The future could be now
Consider this imagined scene from our near future.
I roll into an unmodified parking lot for my local grocery retailer and place the car in park. As I idle in a standard parking space, the retailers’ app awakens and acknowledges my arrival as geo-fencing alerts the store systems to my proximity.
An in-store associate quickly grabs the bags of groceries for my order and loads them into a six-wheeled carrier. Once the lid is automatically closed, it cheerfully motors outside through a small doggy door and heads to the parking lot. Since the average run from the store to each waiting vehicle is about 50 feet and takes fewer than five minutes, there is little concern about battery drain.
Given the short distance the drone travels, recharging is only required at the end of each day. And should it fail or require attention, an associate is only footsteps away for collection and maintenance.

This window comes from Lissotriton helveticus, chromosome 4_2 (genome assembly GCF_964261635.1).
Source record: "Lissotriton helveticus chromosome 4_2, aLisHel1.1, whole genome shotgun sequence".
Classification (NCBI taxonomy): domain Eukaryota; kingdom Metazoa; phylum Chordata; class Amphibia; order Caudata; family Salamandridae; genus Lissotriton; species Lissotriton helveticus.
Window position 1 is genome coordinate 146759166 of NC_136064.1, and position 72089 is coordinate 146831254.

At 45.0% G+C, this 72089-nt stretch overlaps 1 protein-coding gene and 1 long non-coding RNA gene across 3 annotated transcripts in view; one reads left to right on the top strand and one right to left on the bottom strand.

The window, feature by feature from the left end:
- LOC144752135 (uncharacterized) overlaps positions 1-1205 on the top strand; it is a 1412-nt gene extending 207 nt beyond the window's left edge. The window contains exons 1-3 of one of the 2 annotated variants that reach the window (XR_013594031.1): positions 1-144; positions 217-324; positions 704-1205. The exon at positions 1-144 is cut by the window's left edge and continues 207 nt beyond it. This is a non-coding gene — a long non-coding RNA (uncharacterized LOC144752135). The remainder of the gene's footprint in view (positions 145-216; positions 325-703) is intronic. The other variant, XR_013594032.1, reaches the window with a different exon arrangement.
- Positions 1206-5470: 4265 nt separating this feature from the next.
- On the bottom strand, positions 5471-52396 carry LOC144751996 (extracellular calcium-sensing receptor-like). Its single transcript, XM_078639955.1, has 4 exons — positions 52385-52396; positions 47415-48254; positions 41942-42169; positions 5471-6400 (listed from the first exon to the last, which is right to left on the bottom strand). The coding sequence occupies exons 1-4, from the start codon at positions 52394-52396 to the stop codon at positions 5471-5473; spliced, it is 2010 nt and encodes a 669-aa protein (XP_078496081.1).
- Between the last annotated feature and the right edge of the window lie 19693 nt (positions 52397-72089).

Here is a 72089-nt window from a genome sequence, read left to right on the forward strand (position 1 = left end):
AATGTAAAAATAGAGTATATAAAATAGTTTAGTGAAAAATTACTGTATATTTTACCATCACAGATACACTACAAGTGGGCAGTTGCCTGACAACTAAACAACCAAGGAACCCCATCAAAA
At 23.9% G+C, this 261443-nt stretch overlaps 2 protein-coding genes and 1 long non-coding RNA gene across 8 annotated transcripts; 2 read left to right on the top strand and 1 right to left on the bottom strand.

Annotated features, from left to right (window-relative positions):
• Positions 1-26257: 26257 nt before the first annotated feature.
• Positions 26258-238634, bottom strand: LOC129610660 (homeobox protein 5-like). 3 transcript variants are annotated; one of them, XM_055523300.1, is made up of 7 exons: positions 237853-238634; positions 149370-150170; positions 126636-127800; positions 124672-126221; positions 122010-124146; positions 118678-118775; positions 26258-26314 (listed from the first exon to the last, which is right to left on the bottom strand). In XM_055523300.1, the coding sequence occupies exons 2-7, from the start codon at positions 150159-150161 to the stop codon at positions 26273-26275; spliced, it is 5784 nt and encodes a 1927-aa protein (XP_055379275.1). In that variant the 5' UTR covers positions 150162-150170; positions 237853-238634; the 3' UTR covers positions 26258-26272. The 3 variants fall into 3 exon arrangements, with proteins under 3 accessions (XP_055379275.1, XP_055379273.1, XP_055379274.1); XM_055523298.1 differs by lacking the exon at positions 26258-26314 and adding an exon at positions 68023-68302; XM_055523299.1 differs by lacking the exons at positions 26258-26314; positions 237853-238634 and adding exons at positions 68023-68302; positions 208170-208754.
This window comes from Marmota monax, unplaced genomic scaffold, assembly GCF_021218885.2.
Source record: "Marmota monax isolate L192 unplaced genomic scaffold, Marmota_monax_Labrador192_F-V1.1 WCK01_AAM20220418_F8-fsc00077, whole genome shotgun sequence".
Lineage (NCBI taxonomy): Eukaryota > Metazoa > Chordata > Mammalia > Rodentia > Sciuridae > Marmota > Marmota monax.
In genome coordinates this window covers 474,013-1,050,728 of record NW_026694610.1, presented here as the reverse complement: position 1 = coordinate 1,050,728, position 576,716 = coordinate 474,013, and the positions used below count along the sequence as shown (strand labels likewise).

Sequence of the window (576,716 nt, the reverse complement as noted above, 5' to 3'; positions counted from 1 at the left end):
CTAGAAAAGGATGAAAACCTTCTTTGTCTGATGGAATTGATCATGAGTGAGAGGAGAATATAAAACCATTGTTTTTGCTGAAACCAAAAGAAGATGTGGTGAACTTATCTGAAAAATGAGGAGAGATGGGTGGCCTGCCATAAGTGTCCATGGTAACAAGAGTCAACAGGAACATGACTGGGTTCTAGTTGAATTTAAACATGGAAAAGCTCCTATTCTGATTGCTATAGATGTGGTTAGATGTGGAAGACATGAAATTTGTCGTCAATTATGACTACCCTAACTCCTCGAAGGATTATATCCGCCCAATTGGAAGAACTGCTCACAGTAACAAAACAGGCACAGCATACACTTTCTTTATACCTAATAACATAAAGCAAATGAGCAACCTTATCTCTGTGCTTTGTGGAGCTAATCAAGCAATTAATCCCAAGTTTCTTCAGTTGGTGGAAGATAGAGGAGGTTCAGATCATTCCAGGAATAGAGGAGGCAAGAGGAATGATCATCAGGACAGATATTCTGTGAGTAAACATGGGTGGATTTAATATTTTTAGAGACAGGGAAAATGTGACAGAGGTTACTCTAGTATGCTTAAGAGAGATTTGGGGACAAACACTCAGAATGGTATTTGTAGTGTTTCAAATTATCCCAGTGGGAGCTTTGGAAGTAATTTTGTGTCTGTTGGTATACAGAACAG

In my rearview mirror, I watch the drone navigate the lot at four miles per hour, crisscrossing dozens of other drones in the fleet on their way to other waiting sedans and SUVs. They respectfully pause for walking customers and each other, as if in a coordinated ballet.
When the drone parks by the rear of my car, the top hatch opens automatically, presenting its cargo. My hands will only be touching the handles on my bags of groceries. As I close the trunk and motor away, the drone automatically closes its hatch and dutifully returns to base through another small doggy door. Upon entry, it passes through a Smurf-sized car wash where pressurized nozzles spray sanitizing disinfectant on the rover, preparing it for the next customer pickup.
As I anxiously stand in line outside Costco, wearing surgical gloves and a retailer-mandated face mask and awaiting entry for a chance to purchase a tub of peanut butter, I can’t wait for the future to get here soon enough.